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Combating Starvation: Comparing Agrarianism, Ethics, and Statecraft in the Legend of Shen Nong and in Andō Shōeki’s Thought

  • Judson B. MurrayEmail author


This article examines different ways agrarian thought has been interpreted and employed by ancient Chinese and early modern Japanese philosophers to criticize and attempt to limit the state’s power, and, in at least one case, to try to strengthen it. It analyzes the manner in which arguably the most fundamental human activities of farming, weaving, and governing have been conceptualized in a normative way, and the extent to which thinkers and statesmen in these East Asian historical contexts debated their correct interrelation. The state’s critics were deeply concerned about the tragic occurrence of death by starvation during their ages, and by the conditions that allowed it to happen. They identified and advocated certain ethical values and political measures they believed would mitigate and help prevent this avoidable circumstance. Conversely, the state’s supporters appropriated agrarian thinking to demonstrate how the sovereign’s control of the realm and its subjects could be significantly enhanced by strategically apportioning the land in a particular way. Lastly, both groups of thinkers sought unity, ethically or geopolitically (or both), but they conceived of this ideal in contrasting ways.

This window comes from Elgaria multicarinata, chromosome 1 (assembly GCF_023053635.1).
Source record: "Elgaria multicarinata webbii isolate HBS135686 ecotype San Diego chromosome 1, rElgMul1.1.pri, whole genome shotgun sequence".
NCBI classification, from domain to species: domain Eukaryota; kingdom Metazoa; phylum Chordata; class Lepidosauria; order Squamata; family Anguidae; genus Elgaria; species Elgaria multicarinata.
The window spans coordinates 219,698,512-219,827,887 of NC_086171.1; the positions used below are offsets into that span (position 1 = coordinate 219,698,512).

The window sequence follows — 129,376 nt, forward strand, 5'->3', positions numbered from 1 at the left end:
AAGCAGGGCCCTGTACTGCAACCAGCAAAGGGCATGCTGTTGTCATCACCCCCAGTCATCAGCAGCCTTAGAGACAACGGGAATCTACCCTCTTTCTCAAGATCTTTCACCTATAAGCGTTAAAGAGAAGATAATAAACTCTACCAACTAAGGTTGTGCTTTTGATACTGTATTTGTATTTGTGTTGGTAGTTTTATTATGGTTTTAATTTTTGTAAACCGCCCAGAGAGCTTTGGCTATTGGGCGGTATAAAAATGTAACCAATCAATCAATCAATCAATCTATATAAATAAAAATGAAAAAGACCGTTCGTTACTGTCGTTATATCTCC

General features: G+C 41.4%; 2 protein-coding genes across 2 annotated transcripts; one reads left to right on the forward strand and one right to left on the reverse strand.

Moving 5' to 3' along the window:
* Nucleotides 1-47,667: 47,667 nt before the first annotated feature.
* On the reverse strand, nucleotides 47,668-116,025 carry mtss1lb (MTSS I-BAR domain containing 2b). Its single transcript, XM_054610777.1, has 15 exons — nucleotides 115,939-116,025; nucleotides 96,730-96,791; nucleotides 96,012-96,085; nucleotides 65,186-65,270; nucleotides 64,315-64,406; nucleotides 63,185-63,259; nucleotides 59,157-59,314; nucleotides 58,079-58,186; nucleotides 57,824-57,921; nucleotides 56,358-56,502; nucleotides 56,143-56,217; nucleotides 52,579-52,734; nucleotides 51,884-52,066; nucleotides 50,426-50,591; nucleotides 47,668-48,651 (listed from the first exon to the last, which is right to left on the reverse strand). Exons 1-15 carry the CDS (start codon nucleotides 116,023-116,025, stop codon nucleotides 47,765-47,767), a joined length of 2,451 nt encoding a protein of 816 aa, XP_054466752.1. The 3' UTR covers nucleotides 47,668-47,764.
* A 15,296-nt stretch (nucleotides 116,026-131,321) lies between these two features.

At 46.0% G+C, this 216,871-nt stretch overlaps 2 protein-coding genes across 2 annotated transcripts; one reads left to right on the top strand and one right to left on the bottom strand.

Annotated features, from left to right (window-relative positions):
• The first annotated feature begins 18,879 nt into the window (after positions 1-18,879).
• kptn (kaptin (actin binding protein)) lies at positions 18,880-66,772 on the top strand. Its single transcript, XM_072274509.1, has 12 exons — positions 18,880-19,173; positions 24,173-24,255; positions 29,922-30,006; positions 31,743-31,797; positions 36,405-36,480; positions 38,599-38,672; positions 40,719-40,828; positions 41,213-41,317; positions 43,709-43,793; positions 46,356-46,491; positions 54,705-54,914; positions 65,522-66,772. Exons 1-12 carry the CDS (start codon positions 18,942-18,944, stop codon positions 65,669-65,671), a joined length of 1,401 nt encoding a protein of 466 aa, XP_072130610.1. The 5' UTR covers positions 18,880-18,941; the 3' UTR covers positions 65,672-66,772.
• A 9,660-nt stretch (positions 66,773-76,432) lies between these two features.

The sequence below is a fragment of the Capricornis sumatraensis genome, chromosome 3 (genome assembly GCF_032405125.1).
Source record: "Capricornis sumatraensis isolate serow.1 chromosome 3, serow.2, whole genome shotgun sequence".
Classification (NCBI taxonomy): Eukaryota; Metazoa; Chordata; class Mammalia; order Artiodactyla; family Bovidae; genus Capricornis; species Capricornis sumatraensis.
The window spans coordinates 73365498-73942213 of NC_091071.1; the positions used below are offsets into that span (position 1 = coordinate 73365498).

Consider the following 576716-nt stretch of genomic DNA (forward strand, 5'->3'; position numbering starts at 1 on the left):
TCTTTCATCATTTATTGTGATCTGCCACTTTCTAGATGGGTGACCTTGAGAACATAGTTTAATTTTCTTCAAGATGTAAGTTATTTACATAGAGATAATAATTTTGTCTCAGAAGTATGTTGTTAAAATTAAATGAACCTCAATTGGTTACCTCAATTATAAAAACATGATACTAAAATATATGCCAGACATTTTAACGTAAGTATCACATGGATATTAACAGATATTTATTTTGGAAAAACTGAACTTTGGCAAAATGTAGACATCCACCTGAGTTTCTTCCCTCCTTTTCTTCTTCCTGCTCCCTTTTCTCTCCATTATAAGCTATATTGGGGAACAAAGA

Agrarianism Shen Nong 神農 Andō Shōeki 安藤昌益 Hunger and exposure Unity 


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I am grateful to Mary Evelyn Tucker for encouraging me to pursue and develop my research on the subject of this study, in response to the ideas and analysis I presented in a paper at a conference we both attended titled, “Spiritual Values and the Physical World: A Comparative Exploration of China, Japan, and the West,” held at the Ohio State University in April 2015. I owe a debt of gratitude to Thomas P. Kasulis for inviting me to participate on a panel at the 11th East-West Philosophers’ Conference, held at the University of Hawaii in May 2016, and for reading an earlier draft of this article prepared for that conference. I also wish to thank Dao’s editor and the two anonymous reviewers for their helpful comments on this article.


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© Springer Nature B.V. 2019

Authors and Affiliations

  1. 1.Department of ReligionWright State UniversityDaytonUSA

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